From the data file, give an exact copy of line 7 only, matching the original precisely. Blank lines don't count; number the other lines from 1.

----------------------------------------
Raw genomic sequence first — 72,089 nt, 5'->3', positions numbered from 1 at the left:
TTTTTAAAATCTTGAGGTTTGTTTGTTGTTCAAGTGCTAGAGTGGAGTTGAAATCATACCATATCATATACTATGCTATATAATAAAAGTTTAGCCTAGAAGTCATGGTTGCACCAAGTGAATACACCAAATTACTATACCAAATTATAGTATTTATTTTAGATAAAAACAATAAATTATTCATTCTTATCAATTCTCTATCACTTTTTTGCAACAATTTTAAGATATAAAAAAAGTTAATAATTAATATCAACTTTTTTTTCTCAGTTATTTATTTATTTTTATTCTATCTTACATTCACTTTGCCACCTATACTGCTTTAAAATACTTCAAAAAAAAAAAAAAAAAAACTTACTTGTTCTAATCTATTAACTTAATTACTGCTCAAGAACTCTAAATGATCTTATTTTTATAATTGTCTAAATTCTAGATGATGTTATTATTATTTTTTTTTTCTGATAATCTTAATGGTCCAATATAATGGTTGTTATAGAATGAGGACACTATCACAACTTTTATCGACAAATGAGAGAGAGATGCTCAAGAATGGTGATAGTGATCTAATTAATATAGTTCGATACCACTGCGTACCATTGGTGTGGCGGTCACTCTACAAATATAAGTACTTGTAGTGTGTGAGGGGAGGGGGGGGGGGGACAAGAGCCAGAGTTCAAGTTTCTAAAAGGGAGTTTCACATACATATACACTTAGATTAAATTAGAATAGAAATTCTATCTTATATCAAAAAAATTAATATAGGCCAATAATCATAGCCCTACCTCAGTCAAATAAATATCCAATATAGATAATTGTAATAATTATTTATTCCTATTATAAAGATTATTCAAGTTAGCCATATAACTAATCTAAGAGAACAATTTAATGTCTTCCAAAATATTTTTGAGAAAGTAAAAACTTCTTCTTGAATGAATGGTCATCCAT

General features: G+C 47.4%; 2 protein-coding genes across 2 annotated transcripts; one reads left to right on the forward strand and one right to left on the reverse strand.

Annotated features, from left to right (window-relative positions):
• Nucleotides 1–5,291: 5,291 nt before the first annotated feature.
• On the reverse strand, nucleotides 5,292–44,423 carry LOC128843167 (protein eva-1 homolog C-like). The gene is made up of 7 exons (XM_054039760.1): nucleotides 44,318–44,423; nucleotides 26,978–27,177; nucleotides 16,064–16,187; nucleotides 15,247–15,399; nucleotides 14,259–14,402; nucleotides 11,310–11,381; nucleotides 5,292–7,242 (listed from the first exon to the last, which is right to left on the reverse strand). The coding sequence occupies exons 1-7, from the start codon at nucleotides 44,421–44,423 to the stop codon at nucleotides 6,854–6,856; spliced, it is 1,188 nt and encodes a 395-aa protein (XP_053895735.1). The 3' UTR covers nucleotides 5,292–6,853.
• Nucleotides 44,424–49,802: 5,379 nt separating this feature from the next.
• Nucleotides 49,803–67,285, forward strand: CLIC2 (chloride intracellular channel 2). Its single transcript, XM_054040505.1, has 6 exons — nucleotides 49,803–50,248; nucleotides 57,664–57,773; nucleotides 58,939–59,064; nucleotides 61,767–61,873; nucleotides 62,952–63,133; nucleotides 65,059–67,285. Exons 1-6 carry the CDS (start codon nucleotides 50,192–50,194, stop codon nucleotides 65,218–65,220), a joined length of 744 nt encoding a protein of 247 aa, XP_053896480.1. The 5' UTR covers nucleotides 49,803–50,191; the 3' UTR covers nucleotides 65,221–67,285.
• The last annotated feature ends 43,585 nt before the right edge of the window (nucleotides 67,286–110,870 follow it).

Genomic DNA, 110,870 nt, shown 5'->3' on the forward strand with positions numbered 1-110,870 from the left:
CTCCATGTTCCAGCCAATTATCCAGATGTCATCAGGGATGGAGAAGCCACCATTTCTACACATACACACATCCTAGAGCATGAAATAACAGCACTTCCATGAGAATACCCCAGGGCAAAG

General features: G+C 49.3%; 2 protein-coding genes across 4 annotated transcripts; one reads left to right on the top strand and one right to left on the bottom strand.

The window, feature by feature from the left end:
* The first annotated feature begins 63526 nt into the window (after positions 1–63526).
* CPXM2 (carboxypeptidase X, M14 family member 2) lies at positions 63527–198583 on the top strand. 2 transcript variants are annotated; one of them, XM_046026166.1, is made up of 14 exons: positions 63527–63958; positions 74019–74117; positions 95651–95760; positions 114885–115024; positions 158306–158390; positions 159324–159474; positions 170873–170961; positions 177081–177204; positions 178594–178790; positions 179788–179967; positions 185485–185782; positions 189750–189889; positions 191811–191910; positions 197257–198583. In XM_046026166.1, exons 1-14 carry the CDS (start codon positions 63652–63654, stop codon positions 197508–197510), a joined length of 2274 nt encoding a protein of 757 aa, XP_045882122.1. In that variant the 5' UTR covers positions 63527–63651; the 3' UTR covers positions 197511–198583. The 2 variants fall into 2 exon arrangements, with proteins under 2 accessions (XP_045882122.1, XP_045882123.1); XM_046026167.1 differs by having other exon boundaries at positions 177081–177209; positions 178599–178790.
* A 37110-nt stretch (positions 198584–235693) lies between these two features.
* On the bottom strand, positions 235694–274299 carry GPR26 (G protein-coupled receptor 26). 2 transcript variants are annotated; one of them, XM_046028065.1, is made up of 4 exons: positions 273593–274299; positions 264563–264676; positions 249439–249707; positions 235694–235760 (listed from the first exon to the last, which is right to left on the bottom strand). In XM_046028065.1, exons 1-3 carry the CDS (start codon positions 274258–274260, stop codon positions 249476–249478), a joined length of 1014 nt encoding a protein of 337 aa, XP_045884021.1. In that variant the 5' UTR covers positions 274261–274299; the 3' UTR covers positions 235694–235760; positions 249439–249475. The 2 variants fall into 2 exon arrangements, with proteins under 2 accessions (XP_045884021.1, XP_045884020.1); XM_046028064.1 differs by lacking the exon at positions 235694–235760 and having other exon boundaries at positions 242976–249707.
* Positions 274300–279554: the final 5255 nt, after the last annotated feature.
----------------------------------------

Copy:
• Nucleotides 44,424–49,802: 5,379 nt separating this feature from the next.